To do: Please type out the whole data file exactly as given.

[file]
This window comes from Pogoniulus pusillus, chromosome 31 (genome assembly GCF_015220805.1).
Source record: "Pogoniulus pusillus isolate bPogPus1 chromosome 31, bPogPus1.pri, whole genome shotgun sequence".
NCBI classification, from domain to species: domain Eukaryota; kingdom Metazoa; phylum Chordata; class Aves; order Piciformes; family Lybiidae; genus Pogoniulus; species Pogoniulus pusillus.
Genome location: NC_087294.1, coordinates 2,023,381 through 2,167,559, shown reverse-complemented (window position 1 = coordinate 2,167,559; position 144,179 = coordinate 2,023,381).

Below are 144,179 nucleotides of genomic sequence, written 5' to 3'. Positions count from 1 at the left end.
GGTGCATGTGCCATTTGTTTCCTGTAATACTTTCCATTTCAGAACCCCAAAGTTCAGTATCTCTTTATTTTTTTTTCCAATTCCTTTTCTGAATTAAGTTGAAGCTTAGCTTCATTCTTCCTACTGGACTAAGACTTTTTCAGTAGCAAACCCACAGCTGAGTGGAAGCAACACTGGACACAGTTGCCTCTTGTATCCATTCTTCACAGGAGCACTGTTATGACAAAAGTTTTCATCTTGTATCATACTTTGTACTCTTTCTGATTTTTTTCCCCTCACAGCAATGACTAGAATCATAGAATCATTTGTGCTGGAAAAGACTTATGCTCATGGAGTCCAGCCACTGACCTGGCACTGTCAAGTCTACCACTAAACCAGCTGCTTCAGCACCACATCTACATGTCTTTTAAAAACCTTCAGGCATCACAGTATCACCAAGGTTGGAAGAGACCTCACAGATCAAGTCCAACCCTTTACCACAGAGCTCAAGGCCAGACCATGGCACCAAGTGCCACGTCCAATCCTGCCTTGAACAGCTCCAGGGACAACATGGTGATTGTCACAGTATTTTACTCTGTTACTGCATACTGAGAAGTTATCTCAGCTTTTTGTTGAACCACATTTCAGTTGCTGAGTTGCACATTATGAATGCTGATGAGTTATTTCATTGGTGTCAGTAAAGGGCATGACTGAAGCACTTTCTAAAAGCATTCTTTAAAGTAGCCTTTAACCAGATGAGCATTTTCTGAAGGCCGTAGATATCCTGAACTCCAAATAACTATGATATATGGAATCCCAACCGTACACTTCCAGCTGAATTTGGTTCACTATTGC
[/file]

This window comes from Pogoniulus pusillus, chromosome 31 (genome assembly GCF_015220805.1).
Source record: "Pogoniulus pusillus isolate bPogPus1 chromosome 31, bPogPus1.pri, whole genome shotgun sequence".
NCBI classification, from domain to species: domain Eukaryota; kingdom Metazoa; phylum Chordata; class Aves; order Piciformes; family Lybiidae; genus Pogoniulus; species Pogoniulus pusillus.
Genome location: NC_087294.1, coordinates 2,023,381 through 2,167,559, shown reverse-complemented (window position 1 = coordinate 2,167,559; position 144,179 = coordinate 2,023,381).

Below are 144,179 nucleotides of genomic sequence, written 5' to 3'. Positions count from 1 at the left end.
GGTGCATGTGCCATTTGTTTCCTGTAATACTTTCCATTTCAGAACCCCAAAGTTCAGTATCTCTTTATTTTTTTTTCCAATTCCTTTTCTGAATTAAGTTGAAGCTTAGCTTCATTCTTCCTACTGGACTAAGACTTTTTCAGTAGCAAACCCACAGCTGAGTGGAAGCAACACTGGACACAGTTGCCTCTTGTATCCATTCTTCACAGGAGCACTGTTATGACAAAAGTTTTCATCTTGTATCATACTTTGTACTCTTTCTGATTTTTTTCCCCTCACAGCAATGACTAGAATCATAGAATCATTTGTGCTGGAAAAGACTTATGCTCATGGAGTCCAGCCACTGACCTGGCACTGTCAAGTCTACCACTAAACCAGCTGCTTCAGCACCACATCTACATGTCTTTTAAAAACCTTCAGGCATCACAGTATCACCAAGGTTGGAAGAGACCTCACAGATCAAGTCCAACCCTTTACCACAGAGCTCAAGGCCAGACCATGGCACCAAGTGCCACGTCCAATCCTGCCTTGAACAGCTCCAGGGACAACATGGTGATTGTCACAGTATTTTACTCTGTTACTGCATACTGAGAAGTTATCTCAGCTTTTTGTTGAACCACATTTCAGTTGCTGAGTTGCACATTATGAATGCTGATGAGTTATTTCATTGGTGTCAGTAAAGGGCATGACTGAAGCACTTTCTAAAAGCATTCTTTAAAGTAGCCTTTAACCAGATGAGCATTTTCTGAAGGCCGTAGATATCCTGAACTCCAAATAACTATGATATATGGAATCCCAACCGTACACTTCCAGCTGAATTTGGTTCACTATTGC